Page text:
Law on uncontested debts (money claims)

The 19th October 2015 law (« Pot-Pourri I ») includes a new procedure to enforce payment of uncontested monetary claims.  (The full text of this Law is available in Dutch or in French.)

Is applicable to

  • The law is restricted to B2B transactions (i.e. where both the creditor and the debtor are commercial entities, hence listed as such on the “Company Intersection Bank”.  It is not applicable to claims involving a Public Authority.  It is not applicable when a company is in receivership.
  • The law applies to monetary claims.


  • The creditor instructs an Attorney at Law who instructs a Bailiff who serves a request for payment to the debtor.
  • The debtor has 1 month to either: pay, dispute or require payment facilities.  The procedure stops upon payment and is interrupted in case of a request for payment facilities.
  • If the debtor disputes the debt, the process is stopped.  In such situation, the creditor is free to start a traditional legal procedure.
  • After one month and eight days (and absence of payment or dispute or facilities) the bailiff establishes an “Act of Non-Dispute” (free translation, “AND”).
  • This “AND” is made executory soon thereafter.  At that stage, only a court can suspend the execution of this “AND”.
  • Thereby, the National Chamber of Bailiffs maintains a central listing for uncontested debts.

The costs

It is currently not quite clear how much the process will cost.  There will be Attorney fees and Bailiff fees.  Bailiffs alone will probably amount from 300 EUR (smallish claims) upwards, as fees are geared to the claim size.  There are additional administrative costs.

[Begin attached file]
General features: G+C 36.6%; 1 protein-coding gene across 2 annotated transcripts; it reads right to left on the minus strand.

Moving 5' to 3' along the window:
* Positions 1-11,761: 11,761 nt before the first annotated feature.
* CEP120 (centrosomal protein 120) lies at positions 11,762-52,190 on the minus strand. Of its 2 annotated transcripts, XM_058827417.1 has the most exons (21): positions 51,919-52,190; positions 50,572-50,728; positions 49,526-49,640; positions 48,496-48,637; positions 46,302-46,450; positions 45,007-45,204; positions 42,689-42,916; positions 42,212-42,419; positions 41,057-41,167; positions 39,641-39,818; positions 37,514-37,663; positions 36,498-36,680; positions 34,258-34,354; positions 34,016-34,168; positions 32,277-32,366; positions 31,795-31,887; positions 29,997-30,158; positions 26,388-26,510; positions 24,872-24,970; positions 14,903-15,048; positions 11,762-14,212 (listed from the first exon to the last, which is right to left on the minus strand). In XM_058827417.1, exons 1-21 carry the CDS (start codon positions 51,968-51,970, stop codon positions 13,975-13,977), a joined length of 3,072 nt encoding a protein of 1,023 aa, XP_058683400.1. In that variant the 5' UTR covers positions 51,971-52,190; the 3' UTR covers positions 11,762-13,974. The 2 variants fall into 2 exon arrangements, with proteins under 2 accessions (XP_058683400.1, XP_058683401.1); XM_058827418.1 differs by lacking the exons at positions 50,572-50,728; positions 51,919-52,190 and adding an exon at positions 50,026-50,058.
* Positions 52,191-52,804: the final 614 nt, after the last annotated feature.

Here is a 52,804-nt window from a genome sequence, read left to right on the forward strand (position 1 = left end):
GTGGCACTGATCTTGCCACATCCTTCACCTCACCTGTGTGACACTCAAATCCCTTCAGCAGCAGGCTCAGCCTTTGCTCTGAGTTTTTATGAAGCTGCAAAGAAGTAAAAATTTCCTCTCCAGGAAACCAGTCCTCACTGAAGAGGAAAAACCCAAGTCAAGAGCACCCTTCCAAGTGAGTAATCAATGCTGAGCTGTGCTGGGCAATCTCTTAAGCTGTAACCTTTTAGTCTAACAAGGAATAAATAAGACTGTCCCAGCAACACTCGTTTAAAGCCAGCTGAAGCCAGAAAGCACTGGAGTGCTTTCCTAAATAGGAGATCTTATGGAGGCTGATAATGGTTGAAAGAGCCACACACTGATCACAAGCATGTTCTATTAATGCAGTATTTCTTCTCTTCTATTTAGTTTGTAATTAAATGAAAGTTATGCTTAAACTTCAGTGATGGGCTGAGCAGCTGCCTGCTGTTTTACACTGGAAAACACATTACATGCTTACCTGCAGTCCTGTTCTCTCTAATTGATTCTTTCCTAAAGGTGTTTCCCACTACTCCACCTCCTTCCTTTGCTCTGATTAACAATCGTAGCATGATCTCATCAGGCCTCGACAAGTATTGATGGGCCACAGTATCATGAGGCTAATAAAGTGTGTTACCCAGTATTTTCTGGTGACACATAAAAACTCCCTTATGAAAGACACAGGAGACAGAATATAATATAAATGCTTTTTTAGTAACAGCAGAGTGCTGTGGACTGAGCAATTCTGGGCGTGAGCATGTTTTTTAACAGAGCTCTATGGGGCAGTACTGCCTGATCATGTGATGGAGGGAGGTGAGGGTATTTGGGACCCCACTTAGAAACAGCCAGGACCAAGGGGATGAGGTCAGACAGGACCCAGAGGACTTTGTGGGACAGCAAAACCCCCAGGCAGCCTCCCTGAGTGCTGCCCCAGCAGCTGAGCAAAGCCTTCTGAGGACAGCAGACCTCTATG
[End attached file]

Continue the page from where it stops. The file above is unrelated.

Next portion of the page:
When will it be in force

The law is in force and this procedure has been applicable since June 2016.


This new law and procedure promises a prompt and efficient cure as compared to a traditional legal suit.  However, it is useful to bear in mind that TCM solves 25% the claims we get within one month (includes all claims, even the ‘desperate’ ones).

This new procedure seems rather expensive, especially if the debtor disputes the debt.

This procedure replaces a former one, which was less complex.  The former one was however not very popular because of the possibility for the debtor to dispute the debt and make the collection attempt useless).

Future will tell if the new procedure is efficient.


Updated 17/10/16

Definitions provided under this section refer to the Belgian situation; unless specified otherwise. The texts are meant to summarize concepts in daily language and should not be considered as comprehensive or definite. We welcome suggestions for modifications or additions at